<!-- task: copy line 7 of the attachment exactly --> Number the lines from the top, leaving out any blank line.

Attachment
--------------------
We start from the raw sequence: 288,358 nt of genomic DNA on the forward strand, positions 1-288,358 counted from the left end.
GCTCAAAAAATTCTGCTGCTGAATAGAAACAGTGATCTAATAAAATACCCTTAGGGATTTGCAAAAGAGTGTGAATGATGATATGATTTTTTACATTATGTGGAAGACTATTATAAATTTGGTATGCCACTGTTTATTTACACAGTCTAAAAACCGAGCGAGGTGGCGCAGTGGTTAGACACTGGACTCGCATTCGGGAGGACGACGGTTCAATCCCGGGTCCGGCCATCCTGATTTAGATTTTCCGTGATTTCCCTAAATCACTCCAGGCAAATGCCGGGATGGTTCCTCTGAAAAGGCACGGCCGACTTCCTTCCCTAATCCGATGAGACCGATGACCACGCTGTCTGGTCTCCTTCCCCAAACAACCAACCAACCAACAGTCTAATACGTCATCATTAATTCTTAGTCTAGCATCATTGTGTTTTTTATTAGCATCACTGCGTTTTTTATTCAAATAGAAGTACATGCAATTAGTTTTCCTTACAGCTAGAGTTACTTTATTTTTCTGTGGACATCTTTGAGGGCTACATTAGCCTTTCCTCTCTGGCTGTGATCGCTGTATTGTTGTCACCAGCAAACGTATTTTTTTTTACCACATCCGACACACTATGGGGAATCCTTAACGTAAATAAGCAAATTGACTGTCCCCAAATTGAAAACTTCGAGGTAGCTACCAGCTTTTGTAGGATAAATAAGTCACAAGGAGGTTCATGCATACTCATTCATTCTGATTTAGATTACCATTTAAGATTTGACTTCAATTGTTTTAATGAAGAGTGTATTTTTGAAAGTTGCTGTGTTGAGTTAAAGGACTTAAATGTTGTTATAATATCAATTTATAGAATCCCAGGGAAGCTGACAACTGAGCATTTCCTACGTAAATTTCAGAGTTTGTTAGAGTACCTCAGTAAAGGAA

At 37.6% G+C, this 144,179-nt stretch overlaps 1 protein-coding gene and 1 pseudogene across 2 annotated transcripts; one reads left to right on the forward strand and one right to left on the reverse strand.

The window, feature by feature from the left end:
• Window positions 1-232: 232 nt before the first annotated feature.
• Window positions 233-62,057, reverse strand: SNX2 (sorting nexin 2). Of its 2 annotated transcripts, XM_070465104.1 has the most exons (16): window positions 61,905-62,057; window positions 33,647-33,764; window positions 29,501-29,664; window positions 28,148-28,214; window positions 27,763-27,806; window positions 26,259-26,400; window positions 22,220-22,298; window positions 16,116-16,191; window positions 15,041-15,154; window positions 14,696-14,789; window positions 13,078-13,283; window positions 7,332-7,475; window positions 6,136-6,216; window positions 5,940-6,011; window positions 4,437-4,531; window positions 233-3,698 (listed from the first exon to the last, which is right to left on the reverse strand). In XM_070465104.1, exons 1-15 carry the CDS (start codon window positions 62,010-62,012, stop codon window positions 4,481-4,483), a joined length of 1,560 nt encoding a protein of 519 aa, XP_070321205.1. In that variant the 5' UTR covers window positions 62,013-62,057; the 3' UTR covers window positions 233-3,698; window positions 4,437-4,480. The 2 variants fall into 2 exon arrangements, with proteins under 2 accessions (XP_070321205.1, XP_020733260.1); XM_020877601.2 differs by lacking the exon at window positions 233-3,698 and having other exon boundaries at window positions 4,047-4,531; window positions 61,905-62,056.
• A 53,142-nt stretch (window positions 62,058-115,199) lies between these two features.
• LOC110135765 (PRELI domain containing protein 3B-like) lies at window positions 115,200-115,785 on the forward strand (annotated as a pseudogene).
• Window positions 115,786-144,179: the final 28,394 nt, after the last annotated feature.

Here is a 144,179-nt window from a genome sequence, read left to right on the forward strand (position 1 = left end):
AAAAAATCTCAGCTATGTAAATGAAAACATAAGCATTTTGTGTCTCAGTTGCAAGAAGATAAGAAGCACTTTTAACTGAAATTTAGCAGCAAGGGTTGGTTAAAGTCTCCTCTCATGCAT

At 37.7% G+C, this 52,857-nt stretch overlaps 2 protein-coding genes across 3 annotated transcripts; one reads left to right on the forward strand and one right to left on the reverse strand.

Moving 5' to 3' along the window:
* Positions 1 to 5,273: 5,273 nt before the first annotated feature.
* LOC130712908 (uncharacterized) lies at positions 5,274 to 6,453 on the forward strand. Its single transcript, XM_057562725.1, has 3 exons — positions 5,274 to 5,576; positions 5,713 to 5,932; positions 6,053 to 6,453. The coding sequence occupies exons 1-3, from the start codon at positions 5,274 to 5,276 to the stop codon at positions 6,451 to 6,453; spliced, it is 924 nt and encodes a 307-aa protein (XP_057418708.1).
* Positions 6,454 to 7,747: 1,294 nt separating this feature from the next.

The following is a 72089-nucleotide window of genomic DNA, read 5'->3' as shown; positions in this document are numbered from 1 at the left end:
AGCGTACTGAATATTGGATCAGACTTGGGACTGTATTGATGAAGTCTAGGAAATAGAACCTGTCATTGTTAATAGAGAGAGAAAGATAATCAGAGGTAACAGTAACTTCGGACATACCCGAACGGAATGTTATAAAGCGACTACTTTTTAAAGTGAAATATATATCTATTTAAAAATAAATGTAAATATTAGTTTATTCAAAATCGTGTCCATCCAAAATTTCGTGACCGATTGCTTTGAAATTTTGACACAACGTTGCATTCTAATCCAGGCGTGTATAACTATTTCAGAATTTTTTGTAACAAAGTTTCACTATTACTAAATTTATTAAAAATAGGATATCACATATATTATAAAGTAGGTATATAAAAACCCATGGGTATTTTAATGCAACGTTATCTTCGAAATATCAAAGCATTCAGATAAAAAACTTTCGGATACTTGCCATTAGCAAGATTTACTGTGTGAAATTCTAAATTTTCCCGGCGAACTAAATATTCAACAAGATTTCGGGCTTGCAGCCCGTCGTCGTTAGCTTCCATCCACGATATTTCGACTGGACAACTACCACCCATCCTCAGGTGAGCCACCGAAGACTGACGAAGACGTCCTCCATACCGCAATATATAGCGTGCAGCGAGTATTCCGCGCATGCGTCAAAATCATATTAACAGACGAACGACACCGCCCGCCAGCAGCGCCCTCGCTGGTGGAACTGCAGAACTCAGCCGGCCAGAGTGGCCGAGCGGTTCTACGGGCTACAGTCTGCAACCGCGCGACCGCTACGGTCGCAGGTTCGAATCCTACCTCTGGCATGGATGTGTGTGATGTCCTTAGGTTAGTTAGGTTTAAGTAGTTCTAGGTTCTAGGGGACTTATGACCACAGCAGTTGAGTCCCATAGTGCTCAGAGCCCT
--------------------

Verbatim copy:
• A 53,142-nt stretch (window positions 62,058-115,199) lies between these two features.